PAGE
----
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DIY genes (and how this trend will end the world)

April 1, 2016

In a recent article, Fusion contributor Kristen V. Brown interviewed several hobbyists who are using Crispr to tinker with plant genetics.

Looking for a new hobby? Have you considered bio-hacking and genetic modification? Hopefully, your answer is, "No, I would never try to play God in my spare time." But for a select few, bio-hacking is just another DIY project. And you don't need a license or a degree to do it. In a recent article, Fusion contributor Kristen V. Brown interviewed several hobbyists who are using Crispr to tinker with plant genetics.

According to Fusion, "Crispr—a memorable acronym for the mouthful, “clustered regularly-interspaced short palindromic repeats”—gives scientists an unprecedented ability to decrypt and reorder genes, opening up a dazzling and terrifying universe of possibilities. This year, a top national security official called gene-editing a weapon of mass destruction—along with nuclear detonation, chemical weapons and cruise missiles—because it could be used to create “potentially harmful biological agents or products.”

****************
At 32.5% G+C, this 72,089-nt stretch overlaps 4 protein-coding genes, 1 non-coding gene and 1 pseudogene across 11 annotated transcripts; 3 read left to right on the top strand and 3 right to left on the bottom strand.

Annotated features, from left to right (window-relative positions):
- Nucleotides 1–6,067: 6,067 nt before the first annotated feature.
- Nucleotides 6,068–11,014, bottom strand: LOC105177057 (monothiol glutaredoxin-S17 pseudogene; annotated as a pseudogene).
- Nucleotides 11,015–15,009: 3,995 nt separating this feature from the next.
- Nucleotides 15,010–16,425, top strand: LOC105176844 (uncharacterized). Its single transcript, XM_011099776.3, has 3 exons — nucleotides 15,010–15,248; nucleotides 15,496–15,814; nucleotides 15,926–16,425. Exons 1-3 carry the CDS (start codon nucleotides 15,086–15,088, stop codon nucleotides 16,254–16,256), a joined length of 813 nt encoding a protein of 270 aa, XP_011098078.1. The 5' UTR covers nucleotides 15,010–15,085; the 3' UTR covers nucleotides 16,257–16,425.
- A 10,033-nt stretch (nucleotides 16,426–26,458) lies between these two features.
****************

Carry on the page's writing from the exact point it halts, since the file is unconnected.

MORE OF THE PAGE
Crispr is every sci-fi future that we have ever dreamed about or feared: designer babies, unlimited energy, and the end of genetic diseases like Alzheimer’s."

To learn more, read " Inside the garage labs of DIY gene hackers, whose hobby may terrify you" from Fusion.

About the Author

Alexis Gajewski | Senior Content Strategist

Alexis Gajewski has over 15 years of experience in the maintenance, reliability, operations, and manufacturing space. She joined Plant Services in 2008 and works to bring readers the news, insight, and information they need to make the right decisions for their plants. Alexis also authors “The Lighter Side of Manufacturing,” a blog that highlights the fun and innovative advances in the industrial sector. 

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